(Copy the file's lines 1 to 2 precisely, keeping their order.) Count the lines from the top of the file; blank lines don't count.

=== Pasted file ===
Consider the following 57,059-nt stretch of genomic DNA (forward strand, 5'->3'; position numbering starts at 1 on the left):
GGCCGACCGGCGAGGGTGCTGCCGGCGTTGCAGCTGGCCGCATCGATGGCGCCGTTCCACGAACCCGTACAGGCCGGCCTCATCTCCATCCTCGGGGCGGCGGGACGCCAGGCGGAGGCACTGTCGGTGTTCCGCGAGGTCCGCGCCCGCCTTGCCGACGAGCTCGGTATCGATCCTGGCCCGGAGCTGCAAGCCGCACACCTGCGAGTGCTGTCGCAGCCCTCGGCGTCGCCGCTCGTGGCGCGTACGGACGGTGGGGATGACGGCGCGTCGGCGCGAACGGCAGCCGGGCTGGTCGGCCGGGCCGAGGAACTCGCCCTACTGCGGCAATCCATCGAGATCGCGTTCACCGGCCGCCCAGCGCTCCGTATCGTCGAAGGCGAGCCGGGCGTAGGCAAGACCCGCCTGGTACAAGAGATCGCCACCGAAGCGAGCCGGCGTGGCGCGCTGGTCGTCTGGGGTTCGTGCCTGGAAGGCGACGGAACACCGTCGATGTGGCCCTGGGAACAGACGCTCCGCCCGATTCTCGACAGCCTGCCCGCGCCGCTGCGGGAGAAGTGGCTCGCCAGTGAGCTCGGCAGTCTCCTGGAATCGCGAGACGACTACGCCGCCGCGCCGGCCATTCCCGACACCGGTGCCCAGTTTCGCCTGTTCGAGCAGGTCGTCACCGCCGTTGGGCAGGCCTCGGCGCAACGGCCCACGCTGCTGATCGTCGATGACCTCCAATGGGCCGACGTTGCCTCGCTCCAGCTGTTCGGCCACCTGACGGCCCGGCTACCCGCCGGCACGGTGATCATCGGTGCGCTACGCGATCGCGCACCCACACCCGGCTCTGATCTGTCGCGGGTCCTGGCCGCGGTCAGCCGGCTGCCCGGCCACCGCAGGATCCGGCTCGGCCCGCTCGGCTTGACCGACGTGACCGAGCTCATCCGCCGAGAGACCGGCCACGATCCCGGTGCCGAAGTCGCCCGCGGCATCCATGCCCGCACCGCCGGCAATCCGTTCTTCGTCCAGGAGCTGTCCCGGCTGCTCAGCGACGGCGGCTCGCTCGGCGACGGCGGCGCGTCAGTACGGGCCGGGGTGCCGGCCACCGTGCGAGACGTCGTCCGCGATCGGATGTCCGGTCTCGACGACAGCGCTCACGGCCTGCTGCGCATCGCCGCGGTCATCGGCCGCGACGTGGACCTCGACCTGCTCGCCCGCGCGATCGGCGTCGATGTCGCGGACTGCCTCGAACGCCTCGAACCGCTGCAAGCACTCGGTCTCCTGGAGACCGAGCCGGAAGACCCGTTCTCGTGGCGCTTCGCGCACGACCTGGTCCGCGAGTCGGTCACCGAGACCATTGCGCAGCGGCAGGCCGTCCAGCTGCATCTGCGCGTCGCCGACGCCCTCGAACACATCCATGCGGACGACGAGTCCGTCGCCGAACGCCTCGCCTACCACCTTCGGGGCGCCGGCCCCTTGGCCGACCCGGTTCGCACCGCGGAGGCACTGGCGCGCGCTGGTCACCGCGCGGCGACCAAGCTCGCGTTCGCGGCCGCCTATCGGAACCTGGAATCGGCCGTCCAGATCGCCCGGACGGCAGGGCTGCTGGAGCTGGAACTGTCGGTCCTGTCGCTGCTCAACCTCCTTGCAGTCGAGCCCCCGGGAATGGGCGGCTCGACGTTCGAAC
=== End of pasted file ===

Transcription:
Consider the following 57,059-nt stretch of genomic DNA (forward strand, 5'->3'; position numbering starts at 1 on the left):
GGCCGACCGGCGAGGGTGCTGCCGGCGTTGCAGCTGGCCGCATCGATGGCGCCGTTCCACGAACCCGTACAGGCCGGCCTCATCTCCATCCTCGGGGCGGCGGGACGCCAGGCGGAGGCACTGTCGGTGTTCCGCGAGGTCCGCGCCCGCCTTGCCGACGAGCTCGGTATCGATCCTGGCCCGGAGCTGCAAGCCGCACACCTGCGAGTGCTGTCGCAGCCCTCGGCGTCGCCGCTCGTGGCGCGTACGGACGGTGGGGATGACGGCGCGTCGGCGCGAACGGCAGCCGGGCTGGTCGGCCGGGCCGAGGAACTCGCCCTACTGCGGCAATCCATCGAGATCGCGTTCACCGGCCGCCCAGCGCTCCGTATCGTCGAAGGCGAGCCGGGCGTAGGCAAGACCCGCCTGGTACAAGAGATCGCCACCGAAGCGAGCCGGCGTGGCGCGCTGGTCGTCTGGGGTTCGTGCCTGGAAGGCGACGGAACACCGTCGATGTGGCCCTGGGAACAGACGCTCCGCCCGATTCTCGACAGCCTGCCCGCGCCGCTGCGGGAGAAGTGGCTCGCCAGTGAGCTCGGCAGTCTCCTGGAATCGCGAGACGACTACGCCGCCGCGCCGGCCATTCCCGACACCGGTGCCCAGTTTCGCCTGTTCGAGCAGGTCGTCACCGCCGTTGGGCAGGCCTCGGCGCAACGGCCCACGCTGCTGATCGTCGATGACCTCCAATGGGCCGACGTTGCCTCGCTCCAGCTGTTCGGCCACCTGACGGCCCGGCTACCCGCCGGCACGGTGATCATCGGTGCGCTACGCGATCGCGCACCCACACCCGGCTCTGATCTGTCGCGGGTCCTGGCCGCGGTCAGCCGGCTGCCCGGCCACCGCAGGATCCGGCTCGGCCCGCTCGGCTTGACCGACGTGACCGAGCTCATCCGCCGAGAGACCGGCCACGATCCCGGTGCCGAAGTCGCCCGCGGCATCCATGCCCGCACCGCCGGCAATCCGTTCTTCGTCCAGGAGCTGTCCCGGCTGCTCAGCGACGGCGGCTCGCTCGGCGACGGCGGCGCGTCAGTACGGGCCGGGGTGCCGGCCACCGTGCGAGACGTCGTCCGCGATCGGATGTCCGGTCTCGACGACAGCGCTCACGGCCTGCTGCGCATCGCCGCGGTCATCGGCCGCGACGTGGACCTCGACCTGCTCGCCCGCGCGATCGGCGTCGATGTCGCGGACTGCCTCGAACGCCTCGAACCGCTGCAAGCACTCGGTCTCCTGGAGACCGAGCCGGAAGACCCGTTCTCGTGGCGCTTCGCGCACGACCTGGTCCGCGAGTCGGTCACCGAGACCATTGCGCAGCGGCAGGCCGTCCAGCTGCATCTGCGCGTCGCCGACGCCCTCGAACACATCCATGCGGACGACGAGTCCGTCGCCGAACGCCTCGCCTACCACCTTCGGGGCGCCGGCCCCTTGGCCGACCCGGTTCGCACCGCGGAGGCACTGGCGCGCGCTGGTCACCGCGCGGCGACCAAGCTCGCGTTCGCGGCCGCCTATCGGAACCTGGAATCGGCCGTCCAGATCGCCCGGACGGCAGGGCTGCTGGAGCTGGAACTGTCGGTCCTGTCGCTGCTCAACCTCCTTGCAGTCGAGCCCCCGGGAATGGGCGGCTCGACGTTCGAAC